Makara held her breath as footsteps piled into the basement. She couldn’t count how many there were because they just kept coming. After half a minute or so, the noise ceased, and she could hear the labored breathing of what was most likely a dozen or so men.
She wasn’t brave enough, or stupid enough, to raise her head above the boxes to get a more accurate count.
“Search it,” the man said.
At once, the thuds of boots spread in every direction. They would reach Makara and Samuel’s position within half a minute.
“We’ve got to move,” Samuel whispered.
Makara felt him pull on her hand, and they retreated to the deeper darkness of the basement. They followed narrow lanes, and Makara nearly knocked over a high stack of boxes as they took a sharp turn. She bit her lip as they walked through yet more spider webs. For as long she had been alive, she had hated those disgusting arachnids.
She chanced a look behind to see several shadows searching several rows down. Two beams of light cut through the shadowy labyrinth; Samuel pulled her to the ground just in time to miss the crisscrossing lights.
They reached the far corner of the basement, Makara fighting to not sneeze at the thick smell of must.
“Up that,” Samuel said, so quietly Makara could hardly hear him.
He was pointing to a line of shelves on their right, all of which were filled with miscellaneous items; tools, motors, plastic containers, metal boxes, tarps, lamps, piles of musty clothes, along with various knickknacks such as figurines, clocks, cords, and old computer towers. The Angels collected any sort of junk they could find as long as it was in good condition, because there was no telling what could be scrounged and pieced together. There wasn’t any rhyme or reason to the sorting, or more accurately, lack of sorting, which usually meant these items had been down here for years, untouched, evidenced by the thick dust coating them.
Samuel boosted her up to the first shelf, and followed soon after. The thudding of boots was getting closer. Makara reached up, barely able to touch the next shelf with her fingertips. Samuel boosted her up to that one as well.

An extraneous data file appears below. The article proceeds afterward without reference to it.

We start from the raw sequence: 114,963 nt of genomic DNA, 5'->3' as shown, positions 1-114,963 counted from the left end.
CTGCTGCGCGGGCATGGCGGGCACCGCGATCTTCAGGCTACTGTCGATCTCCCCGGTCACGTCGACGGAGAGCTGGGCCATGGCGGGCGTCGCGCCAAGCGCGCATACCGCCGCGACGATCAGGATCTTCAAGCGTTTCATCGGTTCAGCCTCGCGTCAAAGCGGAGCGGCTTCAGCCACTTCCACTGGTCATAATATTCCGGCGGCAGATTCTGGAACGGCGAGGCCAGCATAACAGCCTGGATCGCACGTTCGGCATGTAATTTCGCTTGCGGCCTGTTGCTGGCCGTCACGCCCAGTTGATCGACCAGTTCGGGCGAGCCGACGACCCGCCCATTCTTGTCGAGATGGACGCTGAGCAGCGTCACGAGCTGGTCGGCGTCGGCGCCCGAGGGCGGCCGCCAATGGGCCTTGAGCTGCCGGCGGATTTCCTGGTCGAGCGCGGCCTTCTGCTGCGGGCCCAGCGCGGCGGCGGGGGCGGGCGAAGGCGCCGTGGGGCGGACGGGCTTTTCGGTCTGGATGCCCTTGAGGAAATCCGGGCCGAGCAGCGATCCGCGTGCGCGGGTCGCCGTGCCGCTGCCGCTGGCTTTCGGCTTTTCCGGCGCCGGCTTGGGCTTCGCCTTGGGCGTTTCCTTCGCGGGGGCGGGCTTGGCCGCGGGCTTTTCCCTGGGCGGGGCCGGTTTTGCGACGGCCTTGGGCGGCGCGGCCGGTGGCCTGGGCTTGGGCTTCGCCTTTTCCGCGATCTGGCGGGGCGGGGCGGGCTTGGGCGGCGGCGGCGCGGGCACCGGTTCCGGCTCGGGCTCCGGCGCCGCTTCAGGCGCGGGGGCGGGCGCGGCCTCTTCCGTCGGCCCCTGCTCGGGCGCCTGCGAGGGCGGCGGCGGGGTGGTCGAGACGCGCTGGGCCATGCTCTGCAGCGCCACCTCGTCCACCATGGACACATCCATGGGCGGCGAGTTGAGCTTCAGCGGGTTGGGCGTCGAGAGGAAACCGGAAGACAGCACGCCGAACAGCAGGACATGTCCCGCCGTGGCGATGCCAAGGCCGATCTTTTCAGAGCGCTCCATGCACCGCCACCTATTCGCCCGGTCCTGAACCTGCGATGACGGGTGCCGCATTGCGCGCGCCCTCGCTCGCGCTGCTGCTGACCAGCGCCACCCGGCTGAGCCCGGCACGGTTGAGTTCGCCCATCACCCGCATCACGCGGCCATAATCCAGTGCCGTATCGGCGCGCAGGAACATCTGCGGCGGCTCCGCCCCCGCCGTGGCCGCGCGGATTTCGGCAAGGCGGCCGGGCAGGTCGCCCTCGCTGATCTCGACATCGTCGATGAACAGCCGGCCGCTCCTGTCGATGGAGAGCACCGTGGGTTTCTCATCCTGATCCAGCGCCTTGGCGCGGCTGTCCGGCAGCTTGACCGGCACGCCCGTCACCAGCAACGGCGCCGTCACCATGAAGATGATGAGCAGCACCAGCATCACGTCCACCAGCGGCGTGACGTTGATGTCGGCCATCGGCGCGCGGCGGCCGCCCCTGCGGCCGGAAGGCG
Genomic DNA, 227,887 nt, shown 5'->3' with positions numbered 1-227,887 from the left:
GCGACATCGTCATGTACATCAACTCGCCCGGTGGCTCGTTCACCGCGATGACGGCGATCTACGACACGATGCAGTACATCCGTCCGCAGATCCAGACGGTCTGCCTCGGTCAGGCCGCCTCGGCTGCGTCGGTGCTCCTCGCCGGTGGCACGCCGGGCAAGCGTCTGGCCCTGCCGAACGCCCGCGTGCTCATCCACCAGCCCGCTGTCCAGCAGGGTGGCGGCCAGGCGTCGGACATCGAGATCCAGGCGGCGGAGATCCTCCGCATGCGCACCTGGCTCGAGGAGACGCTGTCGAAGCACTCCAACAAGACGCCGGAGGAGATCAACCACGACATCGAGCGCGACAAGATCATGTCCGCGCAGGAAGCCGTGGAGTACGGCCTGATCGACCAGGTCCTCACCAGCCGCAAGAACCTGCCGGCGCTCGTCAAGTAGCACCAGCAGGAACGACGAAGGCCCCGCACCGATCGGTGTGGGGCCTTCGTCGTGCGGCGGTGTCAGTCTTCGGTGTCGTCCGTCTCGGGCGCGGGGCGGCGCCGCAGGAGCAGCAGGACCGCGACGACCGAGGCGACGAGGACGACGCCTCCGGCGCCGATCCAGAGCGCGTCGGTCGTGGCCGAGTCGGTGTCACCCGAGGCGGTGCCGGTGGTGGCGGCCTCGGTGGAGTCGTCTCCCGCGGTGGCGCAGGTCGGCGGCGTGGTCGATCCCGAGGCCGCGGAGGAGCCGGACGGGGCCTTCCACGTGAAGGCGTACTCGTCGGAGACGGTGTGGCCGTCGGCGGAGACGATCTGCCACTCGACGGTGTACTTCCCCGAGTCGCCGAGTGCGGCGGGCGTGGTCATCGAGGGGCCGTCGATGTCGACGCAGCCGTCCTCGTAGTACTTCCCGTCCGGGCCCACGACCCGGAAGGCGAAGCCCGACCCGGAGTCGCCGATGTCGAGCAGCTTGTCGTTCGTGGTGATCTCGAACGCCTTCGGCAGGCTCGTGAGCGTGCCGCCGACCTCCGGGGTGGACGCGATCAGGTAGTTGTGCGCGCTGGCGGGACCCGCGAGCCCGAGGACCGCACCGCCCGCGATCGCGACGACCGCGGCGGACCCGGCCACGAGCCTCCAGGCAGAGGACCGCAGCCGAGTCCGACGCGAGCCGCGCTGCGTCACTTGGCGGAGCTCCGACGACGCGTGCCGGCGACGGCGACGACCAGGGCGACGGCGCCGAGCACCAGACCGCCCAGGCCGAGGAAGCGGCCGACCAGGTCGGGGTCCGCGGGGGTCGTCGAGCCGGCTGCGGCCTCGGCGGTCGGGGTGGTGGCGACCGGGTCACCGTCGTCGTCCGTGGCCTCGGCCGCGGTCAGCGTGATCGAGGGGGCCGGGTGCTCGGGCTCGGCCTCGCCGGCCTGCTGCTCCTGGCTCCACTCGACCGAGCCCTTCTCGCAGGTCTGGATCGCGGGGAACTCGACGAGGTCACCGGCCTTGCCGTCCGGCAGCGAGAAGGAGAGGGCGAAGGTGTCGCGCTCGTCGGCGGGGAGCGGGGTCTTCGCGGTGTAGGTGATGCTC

By the time Samuel was boosting her up to the next shelf, two men rounded the corner, one bearing a flashlight. Instantly, it found Samuel, who pushed Makara forward on the shelf, so as to hide her from view. Makara almost cried out in the following cacophony of junk that rained down from the shelf above, even as Samuel turned to the men and raised his hands.
“Over here!” the man shouted.
The men in the basement all converged on the source of the voice. Samuel did not look at Makara, who was now hidden, not wanting to do anything to give her away.
Tears came to Makara’s eyes. “No…”
Samuel’s face tensed, a clear indication that he wanted Makara to be quiet.
“It’s just a kid, Raine,” the man with the flashlight said. “I don’t think they’re Reapers down here.”
Makara felt her heart jolt at that voice.
A moment later, Raine’s voice called out. “Samuel?”
“Where’s your sister?”
“I’m here!” Makara crawled toward the shelf’s precipice, and together, the siblings scrambled down.
* * *
Raine ran forward, helping Makara down first, and then Samuel.
“Where’s Clara?” he asked.
Makara held tightly to Raine, reaching her arms around his neck. “She died, Raine. They busted in and got her.”
He nodded. “I’d feared that. I’m glad you’re both okay, though.”
“They’re still up there,” Samuel said. “We had to hide down here.”
“Good thing I found you both,” he said. “You’ve been here a long time?”
Samuel shook his head. “No. We just got here.”
“Good. Let’s go.”
Makara and Samuel followed him in silence – a silence Makara was soon to break.
“Raine…will everything be okay?”
Raine reached down and touched her shoulder as they walked. “We’ve almost got the building back. There’s just a few left inside.”
“What now?” Samuel asked.
Raine paused, looking back at his men. “I want all of you to make sure they stay safe, and the basement needs to be secured. We got too much down here to risk losing anything.”
“Where are you going?” Makara asked.
“Upside. I need to make sure everything’s getting mopped up. Stay here.” Thinking, he then added, “and be good.”
Raine ran upstairs, back into the ruin of HQ.